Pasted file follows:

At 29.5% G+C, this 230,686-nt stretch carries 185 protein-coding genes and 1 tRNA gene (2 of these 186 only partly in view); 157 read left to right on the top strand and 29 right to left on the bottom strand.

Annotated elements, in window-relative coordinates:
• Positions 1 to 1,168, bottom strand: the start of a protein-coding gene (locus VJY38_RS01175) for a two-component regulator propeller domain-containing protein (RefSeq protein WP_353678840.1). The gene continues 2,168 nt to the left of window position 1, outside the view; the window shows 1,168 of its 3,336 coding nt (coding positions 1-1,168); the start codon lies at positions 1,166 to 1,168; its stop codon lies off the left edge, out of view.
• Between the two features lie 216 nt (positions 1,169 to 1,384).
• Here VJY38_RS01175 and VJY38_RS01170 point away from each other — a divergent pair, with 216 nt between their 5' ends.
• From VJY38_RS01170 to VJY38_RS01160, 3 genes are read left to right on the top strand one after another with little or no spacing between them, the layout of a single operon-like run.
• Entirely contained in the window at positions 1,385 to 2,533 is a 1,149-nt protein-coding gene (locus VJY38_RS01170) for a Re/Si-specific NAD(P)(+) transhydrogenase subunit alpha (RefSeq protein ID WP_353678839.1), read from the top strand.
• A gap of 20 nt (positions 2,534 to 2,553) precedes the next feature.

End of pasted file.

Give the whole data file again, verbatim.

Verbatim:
At 29.5% G+C, this 230,686-nt stretch carries 185 protein-coding genes and 1 tRNA gene (2 of these 186 only partly in view); 157 read left to right on the top strand and 29 right to left on the bottom strand.

Annotated elements, in window-relative coordinates:
• Positions 1 to 1,168, bottom strand: the start of a protein-coding gene (locus VJY38_RS01175) for a two-component regulator propeller domain-containing protein (RefSeq protein WP_353678840.1). The gene continues 2,168 nt to the left of window position 1, outside the view; the window shows 1,168 of its 3,336 coding nt (coding positions 1-1,168); the start codon lies at positions 1,166 to 1,168; its stop codon lies off the left edge, out of view.
• Between the two features lie 216 nt (positions 1,169 to 1,384).
• Here VJY38_RS01175 and VJY38_RS01170 point away from each other — a divergent pair, with 216 nt between their 5' ends.
• From VJY38_RS01170 to VJY38_RS01160, 3 genes are read left to right on the top strand one after another with little or no spacing between them, the layout of a single operon-like run.
• Entirely contained in the window at positions 1,385 to 2,533 is a 1,149-nt protein-coding gene (locus VJY38_RS01170) for a Re/Si-specific NAD(P)(+) transhydrogenase subunit alpha (RefSeq protein ID WP_353678839.1), read from the top strand.
• A gap of 20 nt (positions 2,534 to 2,553) precedes the next feature.